It has frequently been stated that equity will not reform a conveyance which is merely voluntary and based on no consideration.' As thus broadly stated the rule is manifestly inaccurate, for it is universally recognized that a grantor is entitled to have a voluntary conveyance reformed. Moreover,the rule is unhelpful and even misleading, for it does not define the term "voluntary" and it ignores a line of authority which allows reformation of concededly voluntary conveyances in favor of parties other than the grantor.
The continued recital of this rule is probably due to a spontaneous reaction of abhorrence on the part of chancellors to the idea that an intended donee, a mere volunteer, should seek equity's assistance in obtaining something for nothing. Where the donee brings suit against the donor, this reaction is understandable, unless the donor has been guilty of deceitful conduct to the donee's detriment. But the donee or his successor in interest may have a conscionable claim, especially in a case where the donor is not a party and no longer has any interest in the property.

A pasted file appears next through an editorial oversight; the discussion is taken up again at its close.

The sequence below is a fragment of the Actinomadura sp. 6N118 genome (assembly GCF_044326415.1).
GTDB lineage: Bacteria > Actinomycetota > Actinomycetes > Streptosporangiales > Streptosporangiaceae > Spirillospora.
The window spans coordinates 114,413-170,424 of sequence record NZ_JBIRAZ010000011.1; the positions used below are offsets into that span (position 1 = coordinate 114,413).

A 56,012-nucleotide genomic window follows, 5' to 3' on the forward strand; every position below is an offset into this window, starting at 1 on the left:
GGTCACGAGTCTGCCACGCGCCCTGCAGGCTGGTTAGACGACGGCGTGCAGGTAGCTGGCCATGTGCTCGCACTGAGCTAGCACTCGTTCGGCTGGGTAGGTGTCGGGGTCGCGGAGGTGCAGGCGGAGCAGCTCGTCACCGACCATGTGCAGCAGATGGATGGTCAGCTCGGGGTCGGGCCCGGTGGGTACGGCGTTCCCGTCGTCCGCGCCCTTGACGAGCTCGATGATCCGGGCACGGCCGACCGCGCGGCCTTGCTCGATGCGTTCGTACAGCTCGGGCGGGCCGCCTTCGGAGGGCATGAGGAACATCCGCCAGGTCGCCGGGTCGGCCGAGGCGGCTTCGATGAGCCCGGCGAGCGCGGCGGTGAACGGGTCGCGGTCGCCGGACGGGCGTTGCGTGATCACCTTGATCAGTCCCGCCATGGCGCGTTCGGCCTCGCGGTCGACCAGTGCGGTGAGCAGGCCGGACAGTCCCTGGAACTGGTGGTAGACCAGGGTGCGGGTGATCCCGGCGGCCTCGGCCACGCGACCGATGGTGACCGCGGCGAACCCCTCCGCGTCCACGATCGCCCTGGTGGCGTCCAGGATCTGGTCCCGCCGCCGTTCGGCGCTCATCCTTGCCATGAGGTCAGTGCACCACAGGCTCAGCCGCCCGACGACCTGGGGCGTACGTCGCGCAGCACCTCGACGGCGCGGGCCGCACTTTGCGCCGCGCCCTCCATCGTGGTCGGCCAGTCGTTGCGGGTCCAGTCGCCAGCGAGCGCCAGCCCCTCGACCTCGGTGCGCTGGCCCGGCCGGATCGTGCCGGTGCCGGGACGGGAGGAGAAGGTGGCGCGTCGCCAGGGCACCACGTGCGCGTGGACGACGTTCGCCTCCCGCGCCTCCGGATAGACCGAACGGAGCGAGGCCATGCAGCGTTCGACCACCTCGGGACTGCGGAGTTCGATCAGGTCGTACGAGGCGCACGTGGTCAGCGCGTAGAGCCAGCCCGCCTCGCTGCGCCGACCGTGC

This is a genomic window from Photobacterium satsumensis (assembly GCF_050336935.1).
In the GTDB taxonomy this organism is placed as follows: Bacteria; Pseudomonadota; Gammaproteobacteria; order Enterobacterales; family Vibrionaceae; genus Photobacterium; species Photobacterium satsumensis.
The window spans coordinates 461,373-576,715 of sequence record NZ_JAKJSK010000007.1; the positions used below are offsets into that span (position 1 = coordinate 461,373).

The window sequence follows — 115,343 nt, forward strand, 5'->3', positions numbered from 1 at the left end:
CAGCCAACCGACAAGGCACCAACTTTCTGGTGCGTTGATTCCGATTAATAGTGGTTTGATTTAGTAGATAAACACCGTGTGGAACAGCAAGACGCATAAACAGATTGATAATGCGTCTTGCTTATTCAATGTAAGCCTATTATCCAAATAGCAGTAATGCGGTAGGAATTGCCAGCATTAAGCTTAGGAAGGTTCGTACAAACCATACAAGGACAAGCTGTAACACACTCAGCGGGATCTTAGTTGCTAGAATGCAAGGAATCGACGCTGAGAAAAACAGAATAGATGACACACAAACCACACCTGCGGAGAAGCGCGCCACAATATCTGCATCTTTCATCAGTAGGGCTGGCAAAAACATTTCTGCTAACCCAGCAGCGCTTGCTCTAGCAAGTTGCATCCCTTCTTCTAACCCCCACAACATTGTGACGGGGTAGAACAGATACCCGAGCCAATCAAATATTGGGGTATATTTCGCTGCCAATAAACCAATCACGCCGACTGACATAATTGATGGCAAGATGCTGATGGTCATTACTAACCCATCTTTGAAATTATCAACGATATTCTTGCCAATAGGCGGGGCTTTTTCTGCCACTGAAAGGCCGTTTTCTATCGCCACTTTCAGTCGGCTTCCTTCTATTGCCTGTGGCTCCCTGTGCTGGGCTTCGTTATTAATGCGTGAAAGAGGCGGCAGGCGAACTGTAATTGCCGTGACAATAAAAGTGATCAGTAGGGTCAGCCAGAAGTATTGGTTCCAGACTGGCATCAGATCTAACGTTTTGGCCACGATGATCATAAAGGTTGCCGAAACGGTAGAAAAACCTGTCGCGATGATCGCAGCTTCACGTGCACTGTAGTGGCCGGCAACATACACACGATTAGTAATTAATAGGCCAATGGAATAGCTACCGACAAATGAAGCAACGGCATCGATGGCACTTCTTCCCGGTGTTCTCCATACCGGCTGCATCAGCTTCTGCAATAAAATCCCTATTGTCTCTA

This will be a review of the authorities and a consideration of the underlying principles to determine: (1) when a conveyance is voluntary in the sense intended by the rule forbidding reformation of voluntary conveyances; (2) what circumstances may induce equity to reform a conveyance which is, in a broad sense, voluntary; and (3) what other techniques for granting relief may be available.
Henry D. Bell,
Reformation of Voluntary Conveyances,
4 Vanderbilt Law Review
Available at: https://scholarship.law.vanderbilt.edu/vlr/vol4/iss2/4